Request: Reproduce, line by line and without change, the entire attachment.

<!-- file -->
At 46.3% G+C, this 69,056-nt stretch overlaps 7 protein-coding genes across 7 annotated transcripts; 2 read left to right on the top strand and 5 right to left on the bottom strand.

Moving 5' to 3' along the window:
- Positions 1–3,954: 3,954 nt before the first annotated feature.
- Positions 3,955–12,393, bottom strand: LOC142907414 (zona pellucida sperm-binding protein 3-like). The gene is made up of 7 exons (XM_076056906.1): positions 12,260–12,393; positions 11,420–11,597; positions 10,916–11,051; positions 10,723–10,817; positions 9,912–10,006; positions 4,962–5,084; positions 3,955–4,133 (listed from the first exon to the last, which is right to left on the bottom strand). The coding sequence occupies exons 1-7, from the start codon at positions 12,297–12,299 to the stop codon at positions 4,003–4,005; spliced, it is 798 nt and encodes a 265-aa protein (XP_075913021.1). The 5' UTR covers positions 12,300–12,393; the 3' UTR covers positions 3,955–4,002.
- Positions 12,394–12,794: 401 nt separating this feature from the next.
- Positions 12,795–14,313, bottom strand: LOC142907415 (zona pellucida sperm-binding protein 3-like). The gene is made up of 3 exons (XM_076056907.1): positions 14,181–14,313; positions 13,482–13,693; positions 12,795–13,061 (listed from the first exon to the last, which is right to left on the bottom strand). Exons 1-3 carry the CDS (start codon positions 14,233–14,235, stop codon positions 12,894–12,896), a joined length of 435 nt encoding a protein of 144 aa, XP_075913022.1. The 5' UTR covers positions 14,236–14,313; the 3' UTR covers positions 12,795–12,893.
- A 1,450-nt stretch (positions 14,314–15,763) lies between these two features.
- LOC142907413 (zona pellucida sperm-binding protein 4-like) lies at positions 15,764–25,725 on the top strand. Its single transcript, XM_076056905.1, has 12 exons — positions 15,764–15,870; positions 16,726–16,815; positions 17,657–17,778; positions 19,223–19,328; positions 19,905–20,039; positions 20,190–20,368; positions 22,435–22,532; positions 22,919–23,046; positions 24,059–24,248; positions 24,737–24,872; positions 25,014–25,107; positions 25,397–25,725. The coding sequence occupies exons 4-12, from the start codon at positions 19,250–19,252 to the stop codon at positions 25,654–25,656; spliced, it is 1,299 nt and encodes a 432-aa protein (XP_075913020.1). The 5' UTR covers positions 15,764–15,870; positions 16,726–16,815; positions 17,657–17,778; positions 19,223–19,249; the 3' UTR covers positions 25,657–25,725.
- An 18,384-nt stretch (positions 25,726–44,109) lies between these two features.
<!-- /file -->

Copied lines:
At 46.3% G+C, this 69,056-nt stretch overlaps 7 protein-coding genes across 7 annotated transcripts; 2 read left to right on the top strand and 5 right to left on the bottom strand.

Moving 5' to 3' along the window:
- Positions 1–3,954: 3,954 nt before the first annotated feature.
- Positions 3,955–12,393, bottom strand: LOC142907414 (zona pellucida sperm-binding protein 3-like). The gene is made up of 7 exons (XM_076056906.1): positions 12,260–12,393; positions 11,420–11,597; positions 10,916–11,051; positions 10,723–10,817; positions 9,912–10,006; positions 4,962–5,084; positions 3,955–4,133 (listed from the first exon to the last, which is right to left on the bottom strand). The coding sequence occupies exons 1-7, from the start codon at positions 12,297–12,299 to the stop codon at positions 4,003–4,005; spliced, it is 798 nt and encodes a 265-aa protein (XP_075913021.1). The 5' UTR covers positions 12,300–12,393; the 3' UTR covers positions 3,955–4,002.
- Positions 12,394–12,794: 401 nt separating this feature from the next.
- Positions 12,795–14,313, bottom strand: LOC142907415 (zona pellucida sperm-binding protein 3-like). The gene is made up of 3 exons (XM_076056907.1): positions 14,181–14,313; positions 13,482–13,693; positions 12,795–13,061 (listed from the first exon to the last, which is right to left on the bottom strand). Exons 1-3 carry the CDS (start codon positions 14,233–14,235, stop codon positions 12,894–12,896), a joined length of 435 nt encoding a protein of 144 aa, XP_075913022.1. The 5' UTR covers positions 14,236–14,313; the 3' UTR covers positions 12,795–12,893.
- A 1,450-nt stretch (positions 14,314–15,763) lies between these two features.
- LOC142907413 (zona pellucida sperm-binding protein 4-like) lies at positions 15,764–25,725 on the top strand. Its single transcript, XM_076056905.1, has 12 exons — positions 15,764–15,870; positions 16,726–16,815; positions 17,657–17,778; positions 19,223–19,328; positions 19,905–20,039; positions 20,190–20,368; positions 22,435–22,532; positions 22,919–23,046; positions 24,059–24,248; positions 24,737–24,872; positions 25,014–25,107; positions 25,397–25,725. The coding sequence occupies exons 4-12, from the start codon at positions 19,250–19,252 to the stop codon at positions 25,654–25,656; spliced, it is 1,299 nt and encodes a 432-aa protein (XP_075913020.1). The 5' UTR covers positions 15,764–15,870; positions 16,726–16,815; positions 17,657–17,778; positions 19,223–19,249; the 3' UTR covers positions 25,657–25,725.
- An 18,384-nt stretch (positions 25,726–44,109) lies between these two features.